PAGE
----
If you’re only reading books to your children that are at their reading level (or you’ve stopped altogether now that they can read on their own), you’re missing out on some of the biggest benefits of read-aloud sessions.
Many parents take a step back once their children start reading independently. We want them to feel proud of their new skill, and don’t want to hinder the process in any way. However, it’s important to keep introducing them to books that are beyond their reading level to expose them to more complex ideas, deeper plot lines, and words they haven’t heard or seen yet.
Here’s how to implement more advanced read-aloud sessions once your child becomes an independent reader.
Let Your Child Lead the Way
It’s important that you still let your child be in charge of his reading journey. Let him pick out the books he wants to read, encouraging him to research the topics he’s interested in. However, you can also search for books that are a step or two above his current reading level. These are the ones you’ll read to him after he’s read the “easier” books on his own.
Don’t push books that your child is not interested in, or that are long and boring. Keep it exciting and fun. As long as it piques your child’s interest, you can add it to the reading list.
Remember that children love challenges. So don’t hold them back—let them fly free in the world of literature.
Navigate Complex Ideas Together
Even though young kids can’t read some stories on their own, such as Harry Potty or Lord of the Rings, they still enjoy hearing these adventurous stories. When you read advanced books out loud, you’re exposing your children to bigger words, exciting characters, and more complex sentence structures. This ultimately helps prepare your children to read these books on their own one day.
Many parents are grateful for the extra time they get once their children can read on their own. But keep in mind that a half-hour of reading together isn’t that much time out of your schedule, especially considering all the benefits. Perhaps cut out some screen time instead, or snuggle up before bedtime, reading the next chapter of an exciting book.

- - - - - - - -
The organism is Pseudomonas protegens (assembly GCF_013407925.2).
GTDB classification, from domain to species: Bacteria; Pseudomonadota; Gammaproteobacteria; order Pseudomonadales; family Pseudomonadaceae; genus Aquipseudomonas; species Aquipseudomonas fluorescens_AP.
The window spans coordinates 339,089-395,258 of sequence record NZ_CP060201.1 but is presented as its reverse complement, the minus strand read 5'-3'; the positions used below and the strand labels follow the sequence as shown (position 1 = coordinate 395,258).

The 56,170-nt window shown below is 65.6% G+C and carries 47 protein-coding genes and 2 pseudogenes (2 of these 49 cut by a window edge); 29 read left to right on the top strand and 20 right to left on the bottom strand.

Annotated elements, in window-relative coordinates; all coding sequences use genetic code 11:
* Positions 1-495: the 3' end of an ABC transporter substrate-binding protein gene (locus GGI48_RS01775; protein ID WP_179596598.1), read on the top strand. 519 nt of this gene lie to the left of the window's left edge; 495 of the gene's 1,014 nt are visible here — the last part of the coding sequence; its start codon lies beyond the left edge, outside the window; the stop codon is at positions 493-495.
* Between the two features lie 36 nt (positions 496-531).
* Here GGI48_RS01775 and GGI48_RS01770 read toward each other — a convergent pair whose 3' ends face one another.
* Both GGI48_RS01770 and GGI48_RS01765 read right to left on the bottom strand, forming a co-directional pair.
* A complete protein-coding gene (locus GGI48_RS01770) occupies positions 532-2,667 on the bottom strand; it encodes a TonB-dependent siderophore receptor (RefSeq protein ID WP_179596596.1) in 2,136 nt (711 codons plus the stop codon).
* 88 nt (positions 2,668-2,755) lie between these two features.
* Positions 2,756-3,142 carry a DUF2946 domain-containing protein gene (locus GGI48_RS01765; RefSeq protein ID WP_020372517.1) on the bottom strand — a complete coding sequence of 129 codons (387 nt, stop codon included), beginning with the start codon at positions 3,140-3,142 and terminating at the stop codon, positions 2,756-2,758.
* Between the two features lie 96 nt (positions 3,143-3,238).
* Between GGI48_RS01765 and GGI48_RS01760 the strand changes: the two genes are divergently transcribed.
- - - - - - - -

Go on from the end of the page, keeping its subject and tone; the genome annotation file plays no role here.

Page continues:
Your Role as “Reader”
If your new reader resists being read to, let them know that you’re there to help them bridge the gap to a broader world of literature. You can explain that you’re the translator, showing them what the advanced books are all about.
Make sure to spend time answering or posing questions about the story, discussing what the difficult words mean, and asking your child what she liked most about this particular chapter or book.
Over time, you both will cherish this time exploring new worlds together.
Engaging with Teens
Yes, you can still read out loud to your teen! Even if your teen is a proficient reader, consider picking topics, they might not usually read, such as poetry, short stories, biographies, or memoirs.
Keep the topics interesting; otherwise your teen will learn to dread this time. Consider taking turns reading chapters, with all members of the family gathering around for “book night.”
Set aside time afterward to discuss the evening’s topics, without the distraction of technology or devices. This will help transform reading night into a more social, interactive experience. Snacks are always a fun bonus, too!
We know that reading to our children has countless benefits, such as exposing them to new language skills, broader ideas, and general concepts about the world. However, this ritual doesn’t have to end once your children can read on their own. Make sure to carve out regular time to read out loud as a family, hopefully continuing this ritual into adolescence and beyond.